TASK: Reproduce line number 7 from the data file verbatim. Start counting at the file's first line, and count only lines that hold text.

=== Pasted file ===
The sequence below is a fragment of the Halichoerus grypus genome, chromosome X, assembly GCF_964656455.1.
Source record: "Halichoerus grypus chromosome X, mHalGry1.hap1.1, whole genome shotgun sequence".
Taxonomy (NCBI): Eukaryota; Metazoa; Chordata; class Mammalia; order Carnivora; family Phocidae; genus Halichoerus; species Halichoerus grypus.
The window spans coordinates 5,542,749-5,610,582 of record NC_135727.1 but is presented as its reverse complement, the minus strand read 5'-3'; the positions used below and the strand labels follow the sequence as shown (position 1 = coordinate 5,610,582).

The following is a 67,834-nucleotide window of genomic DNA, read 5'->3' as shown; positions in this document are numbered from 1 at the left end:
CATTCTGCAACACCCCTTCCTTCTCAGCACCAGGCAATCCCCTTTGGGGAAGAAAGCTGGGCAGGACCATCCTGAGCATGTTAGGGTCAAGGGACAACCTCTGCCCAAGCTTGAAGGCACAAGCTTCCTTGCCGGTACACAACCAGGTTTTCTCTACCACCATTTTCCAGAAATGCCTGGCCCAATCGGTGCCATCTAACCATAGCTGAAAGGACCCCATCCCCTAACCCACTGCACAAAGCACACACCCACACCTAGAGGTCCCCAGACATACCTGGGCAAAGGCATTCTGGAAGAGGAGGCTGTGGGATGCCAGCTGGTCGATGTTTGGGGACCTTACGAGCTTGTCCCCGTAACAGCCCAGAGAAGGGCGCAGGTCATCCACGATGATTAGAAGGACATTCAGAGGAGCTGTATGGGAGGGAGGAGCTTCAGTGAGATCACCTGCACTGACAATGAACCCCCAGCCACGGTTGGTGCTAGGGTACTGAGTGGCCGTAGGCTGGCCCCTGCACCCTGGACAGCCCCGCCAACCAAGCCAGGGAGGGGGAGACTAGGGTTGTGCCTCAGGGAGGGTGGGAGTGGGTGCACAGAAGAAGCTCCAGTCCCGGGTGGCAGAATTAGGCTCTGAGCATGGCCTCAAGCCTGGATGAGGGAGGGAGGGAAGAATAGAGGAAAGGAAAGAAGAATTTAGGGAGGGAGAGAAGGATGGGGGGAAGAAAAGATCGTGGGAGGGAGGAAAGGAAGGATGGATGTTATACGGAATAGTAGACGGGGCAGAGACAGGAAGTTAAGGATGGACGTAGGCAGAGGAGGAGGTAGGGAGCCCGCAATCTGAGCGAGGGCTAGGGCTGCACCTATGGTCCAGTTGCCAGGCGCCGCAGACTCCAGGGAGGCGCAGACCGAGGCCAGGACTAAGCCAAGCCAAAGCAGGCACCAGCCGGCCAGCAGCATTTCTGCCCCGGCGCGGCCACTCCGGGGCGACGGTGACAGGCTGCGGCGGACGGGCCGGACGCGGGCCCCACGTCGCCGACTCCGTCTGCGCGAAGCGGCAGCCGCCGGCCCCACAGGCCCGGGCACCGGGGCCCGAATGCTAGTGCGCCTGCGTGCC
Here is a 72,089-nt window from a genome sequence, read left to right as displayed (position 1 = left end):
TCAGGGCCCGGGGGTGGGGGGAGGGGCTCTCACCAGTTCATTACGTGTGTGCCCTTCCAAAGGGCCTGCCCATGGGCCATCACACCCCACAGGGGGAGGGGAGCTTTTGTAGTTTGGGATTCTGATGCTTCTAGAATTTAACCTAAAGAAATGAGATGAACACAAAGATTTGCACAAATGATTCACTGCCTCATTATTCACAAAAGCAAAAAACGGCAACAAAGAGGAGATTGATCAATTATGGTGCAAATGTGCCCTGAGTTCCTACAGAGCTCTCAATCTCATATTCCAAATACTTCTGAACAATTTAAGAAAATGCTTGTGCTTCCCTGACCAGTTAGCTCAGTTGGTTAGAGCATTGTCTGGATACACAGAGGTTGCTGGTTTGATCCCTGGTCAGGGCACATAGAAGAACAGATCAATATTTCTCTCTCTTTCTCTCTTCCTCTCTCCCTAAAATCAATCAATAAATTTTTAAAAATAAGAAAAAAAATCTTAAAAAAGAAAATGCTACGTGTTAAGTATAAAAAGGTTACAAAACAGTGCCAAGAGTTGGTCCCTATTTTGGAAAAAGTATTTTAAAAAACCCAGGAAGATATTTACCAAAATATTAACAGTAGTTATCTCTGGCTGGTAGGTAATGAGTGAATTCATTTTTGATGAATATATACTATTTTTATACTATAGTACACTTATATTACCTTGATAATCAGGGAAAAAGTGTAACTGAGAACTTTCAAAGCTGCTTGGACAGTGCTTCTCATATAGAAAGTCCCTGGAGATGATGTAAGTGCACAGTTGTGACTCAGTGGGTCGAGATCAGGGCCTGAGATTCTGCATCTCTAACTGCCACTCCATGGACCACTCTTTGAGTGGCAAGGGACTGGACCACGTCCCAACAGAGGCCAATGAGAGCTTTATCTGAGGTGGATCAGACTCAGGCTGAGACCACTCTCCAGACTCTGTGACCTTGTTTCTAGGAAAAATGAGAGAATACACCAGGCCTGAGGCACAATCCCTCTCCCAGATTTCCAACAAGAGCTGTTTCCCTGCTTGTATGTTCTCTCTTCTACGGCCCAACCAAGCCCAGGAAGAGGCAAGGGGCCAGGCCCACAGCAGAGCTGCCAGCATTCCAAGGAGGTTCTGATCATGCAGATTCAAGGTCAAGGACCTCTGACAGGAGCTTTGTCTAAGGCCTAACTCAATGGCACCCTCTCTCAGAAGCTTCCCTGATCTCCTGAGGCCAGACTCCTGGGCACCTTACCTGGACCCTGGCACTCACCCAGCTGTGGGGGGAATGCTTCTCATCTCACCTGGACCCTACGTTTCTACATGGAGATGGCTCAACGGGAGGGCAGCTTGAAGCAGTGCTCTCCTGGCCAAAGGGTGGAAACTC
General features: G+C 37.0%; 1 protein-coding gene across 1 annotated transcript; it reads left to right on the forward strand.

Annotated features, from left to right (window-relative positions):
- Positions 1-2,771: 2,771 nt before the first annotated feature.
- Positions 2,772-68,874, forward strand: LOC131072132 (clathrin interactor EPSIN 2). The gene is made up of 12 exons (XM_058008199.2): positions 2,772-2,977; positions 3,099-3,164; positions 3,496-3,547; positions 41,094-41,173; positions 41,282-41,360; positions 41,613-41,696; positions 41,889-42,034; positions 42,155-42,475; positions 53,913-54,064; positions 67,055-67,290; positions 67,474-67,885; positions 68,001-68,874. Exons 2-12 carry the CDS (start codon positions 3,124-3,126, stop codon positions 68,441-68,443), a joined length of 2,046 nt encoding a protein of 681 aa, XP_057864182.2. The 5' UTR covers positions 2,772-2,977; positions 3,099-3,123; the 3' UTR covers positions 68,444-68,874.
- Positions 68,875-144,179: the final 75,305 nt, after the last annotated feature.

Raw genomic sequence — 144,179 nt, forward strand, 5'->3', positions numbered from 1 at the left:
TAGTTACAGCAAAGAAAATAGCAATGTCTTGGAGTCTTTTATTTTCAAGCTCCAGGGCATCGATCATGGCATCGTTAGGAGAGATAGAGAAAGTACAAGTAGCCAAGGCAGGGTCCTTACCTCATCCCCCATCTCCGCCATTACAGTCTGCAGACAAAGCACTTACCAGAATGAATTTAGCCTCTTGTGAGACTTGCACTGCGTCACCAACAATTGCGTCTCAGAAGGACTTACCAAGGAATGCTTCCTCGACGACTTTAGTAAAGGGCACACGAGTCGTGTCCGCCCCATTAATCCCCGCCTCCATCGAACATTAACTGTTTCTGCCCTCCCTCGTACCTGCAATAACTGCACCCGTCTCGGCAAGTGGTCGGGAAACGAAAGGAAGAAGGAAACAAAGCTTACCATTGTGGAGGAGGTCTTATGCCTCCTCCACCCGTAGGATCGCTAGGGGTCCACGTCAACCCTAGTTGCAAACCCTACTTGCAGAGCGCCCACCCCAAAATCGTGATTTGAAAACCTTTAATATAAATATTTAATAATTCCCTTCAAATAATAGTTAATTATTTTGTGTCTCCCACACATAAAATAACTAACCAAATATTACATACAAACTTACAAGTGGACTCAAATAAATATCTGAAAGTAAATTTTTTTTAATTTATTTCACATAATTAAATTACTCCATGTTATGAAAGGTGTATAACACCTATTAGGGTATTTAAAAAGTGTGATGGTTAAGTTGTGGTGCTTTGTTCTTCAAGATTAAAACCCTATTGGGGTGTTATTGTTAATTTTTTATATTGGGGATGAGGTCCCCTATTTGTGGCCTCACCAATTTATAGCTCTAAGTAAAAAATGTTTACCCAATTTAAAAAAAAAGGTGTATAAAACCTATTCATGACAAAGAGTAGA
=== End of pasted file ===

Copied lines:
Here is a 72,089-nt window from a genome sequence, read left to right as displayed (position 1 = left end):